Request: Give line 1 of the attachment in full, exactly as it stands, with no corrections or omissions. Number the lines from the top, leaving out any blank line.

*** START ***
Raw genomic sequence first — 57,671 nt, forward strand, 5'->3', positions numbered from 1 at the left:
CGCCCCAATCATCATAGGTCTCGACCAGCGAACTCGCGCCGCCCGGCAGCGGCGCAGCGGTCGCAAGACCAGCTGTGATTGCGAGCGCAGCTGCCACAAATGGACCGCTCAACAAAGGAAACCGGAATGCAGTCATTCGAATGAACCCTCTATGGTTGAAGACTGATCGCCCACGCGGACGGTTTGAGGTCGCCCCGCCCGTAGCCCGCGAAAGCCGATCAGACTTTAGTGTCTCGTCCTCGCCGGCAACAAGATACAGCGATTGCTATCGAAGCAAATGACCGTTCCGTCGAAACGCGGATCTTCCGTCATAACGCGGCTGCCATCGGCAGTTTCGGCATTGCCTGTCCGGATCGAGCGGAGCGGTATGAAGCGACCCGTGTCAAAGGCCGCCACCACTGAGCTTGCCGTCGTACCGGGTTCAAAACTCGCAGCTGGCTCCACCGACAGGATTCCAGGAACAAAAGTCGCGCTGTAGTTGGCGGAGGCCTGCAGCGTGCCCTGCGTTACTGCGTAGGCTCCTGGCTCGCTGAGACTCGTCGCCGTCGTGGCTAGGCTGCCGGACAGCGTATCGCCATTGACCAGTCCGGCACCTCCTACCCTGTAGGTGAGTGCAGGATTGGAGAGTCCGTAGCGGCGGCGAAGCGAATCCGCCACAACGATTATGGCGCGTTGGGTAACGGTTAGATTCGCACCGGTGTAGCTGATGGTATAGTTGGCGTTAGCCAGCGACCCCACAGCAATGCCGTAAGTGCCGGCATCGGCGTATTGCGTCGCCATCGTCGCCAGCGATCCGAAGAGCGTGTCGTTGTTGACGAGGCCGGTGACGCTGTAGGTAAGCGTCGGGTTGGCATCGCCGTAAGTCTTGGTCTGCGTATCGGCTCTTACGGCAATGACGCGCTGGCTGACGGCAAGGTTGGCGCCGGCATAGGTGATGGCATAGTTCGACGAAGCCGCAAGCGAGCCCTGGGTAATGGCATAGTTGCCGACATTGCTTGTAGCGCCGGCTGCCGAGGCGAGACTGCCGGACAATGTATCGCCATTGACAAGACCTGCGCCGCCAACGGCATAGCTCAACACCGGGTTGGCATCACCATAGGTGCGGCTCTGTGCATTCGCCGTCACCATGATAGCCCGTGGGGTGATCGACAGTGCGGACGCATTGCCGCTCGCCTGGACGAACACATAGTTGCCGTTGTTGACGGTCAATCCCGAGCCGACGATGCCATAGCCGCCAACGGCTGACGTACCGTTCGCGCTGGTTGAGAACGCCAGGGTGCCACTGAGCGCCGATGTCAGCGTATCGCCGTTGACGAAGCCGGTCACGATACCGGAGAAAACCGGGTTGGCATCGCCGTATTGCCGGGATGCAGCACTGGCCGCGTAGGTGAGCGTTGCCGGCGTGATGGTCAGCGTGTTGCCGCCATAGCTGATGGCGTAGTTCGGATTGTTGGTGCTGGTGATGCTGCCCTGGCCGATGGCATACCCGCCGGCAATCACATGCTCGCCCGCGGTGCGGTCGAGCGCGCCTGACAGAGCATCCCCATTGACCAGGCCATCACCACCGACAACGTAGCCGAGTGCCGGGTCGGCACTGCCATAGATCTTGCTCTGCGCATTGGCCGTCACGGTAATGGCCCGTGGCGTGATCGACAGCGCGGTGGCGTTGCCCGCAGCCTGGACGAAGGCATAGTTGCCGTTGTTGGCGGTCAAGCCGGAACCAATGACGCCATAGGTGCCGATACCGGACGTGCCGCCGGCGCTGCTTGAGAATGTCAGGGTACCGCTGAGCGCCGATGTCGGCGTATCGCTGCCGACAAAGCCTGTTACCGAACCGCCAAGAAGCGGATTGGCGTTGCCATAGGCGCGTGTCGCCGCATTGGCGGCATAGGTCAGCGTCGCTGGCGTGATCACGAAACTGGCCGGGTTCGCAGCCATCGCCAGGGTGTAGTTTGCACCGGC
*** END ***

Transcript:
Raw genomic sequence first — 57,671 nt, forward strand, 5'->3', positions numbered from 1 at the left: